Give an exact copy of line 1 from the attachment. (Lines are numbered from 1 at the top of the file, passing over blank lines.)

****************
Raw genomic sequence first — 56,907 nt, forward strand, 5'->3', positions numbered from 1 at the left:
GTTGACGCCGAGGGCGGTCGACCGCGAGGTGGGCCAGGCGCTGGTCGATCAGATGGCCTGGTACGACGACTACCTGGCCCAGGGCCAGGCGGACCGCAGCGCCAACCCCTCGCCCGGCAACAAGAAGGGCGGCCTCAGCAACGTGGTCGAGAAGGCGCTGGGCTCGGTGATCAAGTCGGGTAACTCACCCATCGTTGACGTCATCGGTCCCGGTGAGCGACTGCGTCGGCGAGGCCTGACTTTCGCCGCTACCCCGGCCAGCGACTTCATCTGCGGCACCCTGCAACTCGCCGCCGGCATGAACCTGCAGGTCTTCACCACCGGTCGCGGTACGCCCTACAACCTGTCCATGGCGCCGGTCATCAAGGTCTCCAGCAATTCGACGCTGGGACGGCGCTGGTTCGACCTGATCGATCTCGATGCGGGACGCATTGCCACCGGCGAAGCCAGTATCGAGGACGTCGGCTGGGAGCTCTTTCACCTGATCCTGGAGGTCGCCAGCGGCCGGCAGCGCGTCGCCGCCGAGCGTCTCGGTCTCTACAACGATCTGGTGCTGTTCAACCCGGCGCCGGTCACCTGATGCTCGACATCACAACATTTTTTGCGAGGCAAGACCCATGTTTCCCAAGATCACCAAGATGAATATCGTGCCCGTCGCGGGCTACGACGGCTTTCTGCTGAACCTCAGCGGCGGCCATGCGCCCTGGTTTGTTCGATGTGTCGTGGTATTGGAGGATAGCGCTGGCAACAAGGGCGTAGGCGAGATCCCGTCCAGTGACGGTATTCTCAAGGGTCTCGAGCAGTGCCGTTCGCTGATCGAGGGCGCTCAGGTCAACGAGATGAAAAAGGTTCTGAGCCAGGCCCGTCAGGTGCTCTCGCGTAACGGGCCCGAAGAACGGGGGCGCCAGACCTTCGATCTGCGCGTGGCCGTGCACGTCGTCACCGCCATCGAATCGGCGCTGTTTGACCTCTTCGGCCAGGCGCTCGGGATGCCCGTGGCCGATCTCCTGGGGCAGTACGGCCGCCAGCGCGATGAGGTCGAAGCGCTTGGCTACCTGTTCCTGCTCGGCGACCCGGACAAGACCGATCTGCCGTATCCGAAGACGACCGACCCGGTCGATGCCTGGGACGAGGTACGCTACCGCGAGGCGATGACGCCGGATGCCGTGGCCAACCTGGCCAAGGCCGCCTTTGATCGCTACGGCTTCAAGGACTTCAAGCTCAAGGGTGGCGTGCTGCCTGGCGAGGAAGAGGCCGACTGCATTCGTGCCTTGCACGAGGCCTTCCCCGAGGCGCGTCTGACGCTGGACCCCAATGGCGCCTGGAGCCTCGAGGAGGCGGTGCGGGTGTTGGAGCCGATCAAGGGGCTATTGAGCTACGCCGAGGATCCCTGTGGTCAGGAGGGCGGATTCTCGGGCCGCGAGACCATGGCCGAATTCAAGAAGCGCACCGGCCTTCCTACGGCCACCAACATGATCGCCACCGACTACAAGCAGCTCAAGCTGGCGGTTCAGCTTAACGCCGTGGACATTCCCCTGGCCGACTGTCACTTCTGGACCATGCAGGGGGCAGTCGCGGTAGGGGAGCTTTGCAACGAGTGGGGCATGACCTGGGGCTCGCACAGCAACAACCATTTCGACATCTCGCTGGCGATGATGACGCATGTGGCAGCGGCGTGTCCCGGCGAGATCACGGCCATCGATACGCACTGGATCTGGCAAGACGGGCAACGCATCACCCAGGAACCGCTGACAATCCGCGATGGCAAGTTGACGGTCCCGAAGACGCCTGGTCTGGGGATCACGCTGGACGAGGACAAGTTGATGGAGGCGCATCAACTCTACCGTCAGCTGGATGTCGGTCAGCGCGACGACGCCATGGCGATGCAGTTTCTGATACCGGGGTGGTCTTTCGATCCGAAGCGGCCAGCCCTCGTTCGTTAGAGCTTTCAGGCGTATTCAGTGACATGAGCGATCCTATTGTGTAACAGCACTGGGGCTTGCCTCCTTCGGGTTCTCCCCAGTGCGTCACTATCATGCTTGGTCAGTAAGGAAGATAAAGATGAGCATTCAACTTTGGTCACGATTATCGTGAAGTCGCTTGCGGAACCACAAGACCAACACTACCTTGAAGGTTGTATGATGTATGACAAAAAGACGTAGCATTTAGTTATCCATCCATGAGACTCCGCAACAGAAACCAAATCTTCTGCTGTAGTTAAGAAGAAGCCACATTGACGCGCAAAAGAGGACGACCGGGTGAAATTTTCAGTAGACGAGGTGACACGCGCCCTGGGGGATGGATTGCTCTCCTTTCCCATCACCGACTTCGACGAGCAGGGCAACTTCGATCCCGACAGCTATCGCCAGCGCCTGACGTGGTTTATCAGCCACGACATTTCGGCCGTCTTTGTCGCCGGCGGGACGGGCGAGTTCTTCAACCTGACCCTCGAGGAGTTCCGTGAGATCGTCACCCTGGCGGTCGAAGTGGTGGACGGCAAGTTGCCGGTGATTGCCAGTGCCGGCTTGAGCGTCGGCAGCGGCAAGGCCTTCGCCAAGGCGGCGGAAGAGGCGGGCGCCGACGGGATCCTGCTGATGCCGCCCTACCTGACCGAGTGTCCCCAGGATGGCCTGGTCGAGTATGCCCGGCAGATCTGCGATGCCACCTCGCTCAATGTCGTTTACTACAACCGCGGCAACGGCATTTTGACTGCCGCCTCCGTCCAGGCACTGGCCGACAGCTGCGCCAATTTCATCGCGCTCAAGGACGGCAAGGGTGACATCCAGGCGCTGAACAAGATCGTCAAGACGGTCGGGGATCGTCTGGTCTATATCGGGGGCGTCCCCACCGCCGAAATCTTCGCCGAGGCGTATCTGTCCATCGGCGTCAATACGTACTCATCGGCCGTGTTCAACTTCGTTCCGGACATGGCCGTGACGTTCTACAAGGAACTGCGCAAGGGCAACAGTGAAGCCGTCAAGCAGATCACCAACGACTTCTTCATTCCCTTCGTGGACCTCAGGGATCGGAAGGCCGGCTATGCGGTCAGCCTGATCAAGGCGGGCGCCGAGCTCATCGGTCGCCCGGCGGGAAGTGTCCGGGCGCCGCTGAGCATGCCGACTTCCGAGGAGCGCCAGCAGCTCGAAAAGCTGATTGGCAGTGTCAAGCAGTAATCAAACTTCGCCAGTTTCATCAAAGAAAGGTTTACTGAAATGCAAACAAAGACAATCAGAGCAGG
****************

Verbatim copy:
Raw genomic sequence first — 56,907 nt, forward strand, 5'->3', positions numbered from 1 at the left: